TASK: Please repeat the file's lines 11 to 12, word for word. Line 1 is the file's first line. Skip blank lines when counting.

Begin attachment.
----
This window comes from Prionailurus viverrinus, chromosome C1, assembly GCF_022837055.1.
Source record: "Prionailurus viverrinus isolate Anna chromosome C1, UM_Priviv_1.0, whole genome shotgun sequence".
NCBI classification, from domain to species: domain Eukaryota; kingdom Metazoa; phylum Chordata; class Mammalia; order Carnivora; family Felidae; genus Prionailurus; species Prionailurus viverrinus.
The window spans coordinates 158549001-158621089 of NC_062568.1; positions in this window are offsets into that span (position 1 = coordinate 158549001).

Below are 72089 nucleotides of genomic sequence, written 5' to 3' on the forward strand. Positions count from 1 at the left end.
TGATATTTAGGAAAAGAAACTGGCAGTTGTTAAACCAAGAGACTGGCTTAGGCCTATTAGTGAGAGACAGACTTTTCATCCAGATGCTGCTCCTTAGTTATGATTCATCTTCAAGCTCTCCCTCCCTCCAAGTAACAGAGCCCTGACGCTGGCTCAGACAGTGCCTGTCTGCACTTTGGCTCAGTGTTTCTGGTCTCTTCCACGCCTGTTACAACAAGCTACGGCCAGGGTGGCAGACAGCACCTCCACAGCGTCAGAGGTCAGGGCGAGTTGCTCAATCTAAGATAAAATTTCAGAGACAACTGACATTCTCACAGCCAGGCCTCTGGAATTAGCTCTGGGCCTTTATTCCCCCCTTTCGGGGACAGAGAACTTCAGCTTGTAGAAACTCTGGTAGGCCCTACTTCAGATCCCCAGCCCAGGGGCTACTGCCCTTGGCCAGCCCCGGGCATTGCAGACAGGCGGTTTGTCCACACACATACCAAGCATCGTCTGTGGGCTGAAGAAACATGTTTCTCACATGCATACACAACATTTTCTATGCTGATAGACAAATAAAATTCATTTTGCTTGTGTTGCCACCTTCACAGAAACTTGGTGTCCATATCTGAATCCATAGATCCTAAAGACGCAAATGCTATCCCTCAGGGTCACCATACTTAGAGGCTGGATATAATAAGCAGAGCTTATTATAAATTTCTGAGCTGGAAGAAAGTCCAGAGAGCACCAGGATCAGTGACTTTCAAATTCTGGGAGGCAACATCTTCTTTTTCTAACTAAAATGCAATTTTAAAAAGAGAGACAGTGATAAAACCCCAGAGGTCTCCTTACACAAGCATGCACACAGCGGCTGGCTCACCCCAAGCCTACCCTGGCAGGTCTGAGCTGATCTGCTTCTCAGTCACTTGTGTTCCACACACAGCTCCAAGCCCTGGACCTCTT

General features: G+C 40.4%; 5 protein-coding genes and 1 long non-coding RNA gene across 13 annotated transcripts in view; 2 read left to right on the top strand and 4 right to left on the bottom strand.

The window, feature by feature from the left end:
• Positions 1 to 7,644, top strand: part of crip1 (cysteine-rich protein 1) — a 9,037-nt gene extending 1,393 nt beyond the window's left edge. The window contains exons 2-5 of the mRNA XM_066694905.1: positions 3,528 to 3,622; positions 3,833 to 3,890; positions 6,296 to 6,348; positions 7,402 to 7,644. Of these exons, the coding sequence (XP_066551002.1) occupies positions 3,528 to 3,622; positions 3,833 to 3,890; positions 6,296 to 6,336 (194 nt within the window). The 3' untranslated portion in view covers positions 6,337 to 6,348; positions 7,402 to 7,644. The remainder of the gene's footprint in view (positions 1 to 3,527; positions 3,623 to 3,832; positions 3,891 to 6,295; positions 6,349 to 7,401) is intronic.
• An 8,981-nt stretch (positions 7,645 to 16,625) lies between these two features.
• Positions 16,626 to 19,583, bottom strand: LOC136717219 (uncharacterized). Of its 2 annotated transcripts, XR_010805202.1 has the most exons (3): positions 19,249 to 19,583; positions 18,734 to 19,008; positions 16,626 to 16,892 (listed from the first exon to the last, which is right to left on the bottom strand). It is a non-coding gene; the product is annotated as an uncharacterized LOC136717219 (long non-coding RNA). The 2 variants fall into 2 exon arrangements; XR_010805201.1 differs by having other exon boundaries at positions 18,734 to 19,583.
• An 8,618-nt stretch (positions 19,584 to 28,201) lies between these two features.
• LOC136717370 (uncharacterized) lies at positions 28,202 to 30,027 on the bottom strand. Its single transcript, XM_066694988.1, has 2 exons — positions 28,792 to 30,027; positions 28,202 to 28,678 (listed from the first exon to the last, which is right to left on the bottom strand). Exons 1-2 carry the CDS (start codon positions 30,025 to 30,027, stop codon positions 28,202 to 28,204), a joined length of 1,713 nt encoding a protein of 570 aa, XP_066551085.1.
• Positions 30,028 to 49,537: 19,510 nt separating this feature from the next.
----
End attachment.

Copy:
• Positions 16,626 to 19,583, bottom strand: LOC136717219 (uncharacterized). Of its 2 annotated transcripts, XR_010805202.1 has the most exons (3): positions 19,249 to 19,583; positions 18,734 to 19,008; positions 16,626 to 16,892 (listed from the first exon to the last, which is right to left on the bottom strand). It is a non-coding gene; the product is annotated as an uncharacterized LOC136717219 (long non-coding RNA). The 2 variants fall into 2 exon arrangements; XR_010805201.1 differs by having other exon boundaries at positions 18,734 to 19,583.
• An 8,618-nt stretch (positions 19,584 to 28,201) lies between these two features.